We can’t have TikTok’s HQ in Britain: IAIN DUNCAN SMITH says the UK’s rush for business with Communist China shouldn’t replace our moral duty to speak out and stand up for freedom
Two weeks ago, the young activist Andy Li was arrested under the new national security law Beijing imposed on Hong Kong. His crime? Peacefully promoting democracy in his country – without ever once condoning violence.
The Chinese authorities, however, fired a list of charges at him centring on the accusation he has collaborated with foreigners. The Hong Kong secret police want to charge him with ‘collusion with foreign forces to undermine the state’ on the basis that he had talked, even before the national security law was passed, to foreign democratic politicians, including the Inter-Parliamentary Alliance on China.
This organisation, of which I am part, is formed of politicians on the Left and the Right in 17 countries from America, Europe, Africa and Asia, who all have concerns about the aggressive nature of China. For instance, it recently published new information showing that Uyghur women in Xinjiang have been systematically sterilised and they – and their men – incarcerated in forced labour camps.
The British government is considering allowing Chinese firm ByteDance, owners of the TikTok app (file image) – to establish a headquarters in London
Andy and 11 others, all young and desperate, risked everything in an attempt to escape to Taiwan. In an old and overloaded boat, unseaworthy and in the hands of a novice, they set out into one of the most heavily patrolled seas in the world. Unfortunately, they were caught by the Chinese authorities and have been taken to an undisclosed location.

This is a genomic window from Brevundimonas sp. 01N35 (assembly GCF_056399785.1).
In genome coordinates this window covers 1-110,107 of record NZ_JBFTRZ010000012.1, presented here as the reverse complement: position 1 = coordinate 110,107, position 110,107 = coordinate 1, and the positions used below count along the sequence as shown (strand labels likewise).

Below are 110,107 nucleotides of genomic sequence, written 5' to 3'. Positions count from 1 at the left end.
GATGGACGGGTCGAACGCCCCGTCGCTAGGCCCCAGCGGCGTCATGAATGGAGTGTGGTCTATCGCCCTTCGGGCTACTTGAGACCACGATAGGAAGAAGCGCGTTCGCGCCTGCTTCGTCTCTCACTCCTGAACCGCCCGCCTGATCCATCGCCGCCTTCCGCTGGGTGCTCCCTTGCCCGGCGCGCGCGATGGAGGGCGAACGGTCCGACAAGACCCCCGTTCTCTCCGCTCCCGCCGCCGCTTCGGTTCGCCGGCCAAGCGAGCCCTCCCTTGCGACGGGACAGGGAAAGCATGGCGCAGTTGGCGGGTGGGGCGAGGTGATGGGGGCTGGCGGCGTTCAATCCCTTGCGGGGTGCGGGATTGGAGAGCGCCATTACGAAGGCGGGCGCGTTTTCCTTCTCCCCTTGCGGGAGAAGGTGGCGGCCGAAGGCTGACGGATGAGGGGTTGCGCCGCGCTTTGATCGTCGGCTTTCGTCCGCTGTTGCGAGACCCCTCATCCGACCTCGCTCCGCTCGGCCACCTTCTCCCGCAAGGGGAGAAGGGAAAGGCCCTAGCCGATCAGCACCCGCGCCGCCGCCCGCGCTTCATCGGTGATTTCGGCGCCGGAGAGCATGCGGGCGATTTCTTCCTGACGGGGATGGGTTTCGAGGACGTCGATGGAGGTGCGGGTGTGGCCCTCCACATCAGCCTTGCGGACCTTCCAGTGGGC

China’s persecution of the Falun Gong, the Christians and the Uyghurs, happens while we turn a blind eye to China’s appalling behaviour. Instead, some business and political leaders even talk of China as a reliable partner.
Shockingly, the British government is still considering allowing Chinese firm ByteDance, owners of the TikTok app – to establish a headquarters in London. This would be a grave mistake: all Chinese companies are required to hand over data to the Beijing government when required.
It’s no secret that China intends to become the world’s most powerful economy with the most powerful military by 2049. To do that they need the free world to beat a path to their door to do business with them. So far, they are winning.
Andy and his comrades only wish to live with the freedoms that we in Britain take for granted every day.
British democracy activist Andy Li (pictured) has been captured by the Chinese after trying to make a dramatic seaborne escape from Hong Kong to Taiwan
Mr Li, 30, was intercepted in international waters, along with 11 other activists, as they tried to navigate the perilous South China Sea in a small boat (pictured)
The rush for business with Communist China should not replace our moral duty – even in business – to speak out and stand up for freedom. For as long as human rights are so appallingly violated, we should not be conducting business as usual with China.
Throughout history, the price of freedom has always been high.
Yet the desire for cheaper goods must never be allowed to raise the price of freedom beyond the reach of people like Andy.
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